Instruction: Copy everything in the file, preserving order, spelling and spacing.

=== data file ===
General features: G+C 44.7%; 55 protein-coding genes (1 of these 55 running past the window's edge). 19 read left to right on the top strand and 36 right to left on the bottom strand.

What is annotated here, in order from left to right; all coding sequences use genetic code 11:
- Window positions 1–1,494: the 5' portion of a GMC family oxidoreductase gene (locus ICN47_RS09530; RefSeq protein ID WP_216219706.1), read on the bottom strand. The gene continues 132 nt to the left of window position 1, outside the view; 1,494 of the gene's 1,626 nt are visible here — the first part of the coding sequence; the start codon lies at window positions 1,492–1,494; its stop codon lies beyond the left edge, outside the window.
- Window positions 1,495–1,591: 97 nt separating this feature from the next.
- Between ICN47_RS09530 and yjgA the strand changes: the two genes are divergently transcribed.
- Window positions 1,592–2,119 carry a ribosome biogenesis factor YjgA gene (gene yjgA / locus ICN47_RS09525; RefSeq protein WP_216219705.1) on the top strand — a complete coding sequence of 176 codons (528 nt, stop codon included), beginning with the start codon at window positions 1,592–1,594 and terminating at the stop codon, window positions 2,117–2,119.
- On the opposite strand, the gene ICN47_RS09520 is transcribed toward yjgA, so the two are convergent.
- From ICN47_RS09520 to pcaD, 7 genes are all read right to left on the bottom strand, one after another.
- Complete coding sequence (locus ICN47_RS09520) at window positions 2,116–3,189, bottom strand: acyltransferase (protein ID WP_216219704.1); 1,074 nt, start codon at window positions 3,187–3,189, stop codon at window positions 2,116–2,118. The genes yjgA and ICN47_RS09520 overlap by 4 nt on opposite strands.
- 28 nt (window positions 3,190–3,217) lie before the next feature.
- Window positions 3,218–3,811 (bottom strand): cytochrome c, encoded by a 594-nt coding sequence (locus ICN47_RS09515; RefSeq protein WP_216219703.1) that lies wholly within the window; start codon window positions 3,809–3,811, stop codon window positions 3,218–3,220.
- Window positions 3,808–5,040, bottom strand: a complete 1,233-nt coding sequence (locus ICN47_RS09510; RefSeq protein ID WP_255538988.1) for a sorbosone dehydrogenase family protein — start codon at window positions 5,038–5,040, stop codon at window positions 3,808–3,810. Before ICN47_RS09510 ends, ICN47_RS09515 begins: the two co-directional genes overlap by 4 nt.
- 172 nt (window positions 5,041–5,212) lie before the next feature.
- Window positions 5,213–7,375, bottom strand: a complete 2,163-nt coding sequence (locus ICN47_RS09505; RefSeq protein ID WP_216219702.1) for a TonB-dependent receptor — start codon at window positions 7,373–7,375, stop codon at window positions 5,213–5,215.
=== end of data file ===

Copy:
General features: G+C 44.7%; 55 protein-coding genes (1 of these 55 running past the window's edge). 19 read left to right on the top strand and 36 right to left on the bottom strand.

What is annotated here, in order from left to right; all coding sequences use genetic code 11:
- Window positions 1–1,494: the 5' portion of a GMC family oxidoreductase gene (locus ICN47_RS09530; RefSeq protein ID WP_216219706.1), read on the bottom strand. The gene continues 132 nt to the left of window position 1, outside the view; 1,494 of the gene's 1,626 nt are visible here — the first part of the coding sequence; the start codon lies at window positions 1,492–1,494; its stop codon lies beyond the left edge, outside the window.
- Window positions 1,495–1,591: 97 nt separating this feature from the next.
- Between ICN47_RS09530 and yjgA the strand changes: the two genes are divergently transcribed.
- Window positions 1,592–2,119 carry a ribosome biogenesis factor YjgA gene (gene yjgA / locus ICN47_RS09525; RefSeq protein WP_216219705.1) on the top strand — a complete coding sequence of 176 codons (528 nt, stop codon included), beginning with the start codon at window positions 1,592–1,594 and terminating at the stop codon, window positions 2,117–2,119.
- On the opposite strand, the gene ICN47_RS09520 is transcribed toward yjgA, so the two are convergent.
- From ICN47_RS09520 to pcaD, 7 genes are all read right to left on the bottom strand, one after another.
- Complete coding sequence (locus ICN47_RS09520) at window positions 2,116–3,189, bottom strand: acyltransferase (protein ID WP_216219704.1); 1,074 nt, start codon at window positions 3,187–3,189, stop codon at window positions 2,116–2,118. The genes yjgA and ICN47_RS09520 overlap by 4 nt on opposite strands.
- 28 nt (window positions 3,190–3,217) lie before the next feature.
- Window positions 3,218–3,811 (bottom strand): cytochrome c, encoded by a 594-nt coding sequence (locus ICN47_RS09515; RefSeq protein WP_216219703.1) that lies wholly within the window; start codon window positions 3,809–3,811, stop codon window positions 3,218–3,220.
- Window positions 3,808–5,040, bottom strand: a complete 1,233-nt coding sequence (locus ICN47_RS09510; RefSeq protein ID WP_255538988.1) for a sorbosone dehydrogenase family protein — start codon at window positions 5,038–5,040, stop codon at window positions 3,808–3,810. Before ICN47_RS09510 ends, ICN47_RS09515 begins: the two co-directional genes overlap by 4 nt.
- 172 nt (window positions 5,041–5,212) lie before the next feature.
- Window positions 5,213–7,375, bottom strand: a complete 2,163-nt coding sequence (locus ICN47_RS09505; RefSeq protein ID WP_216219702.1) for a TonB-dependent receptor — start codon at window positions 7,373–7,375, stop codon at window positions 5,213–5,215.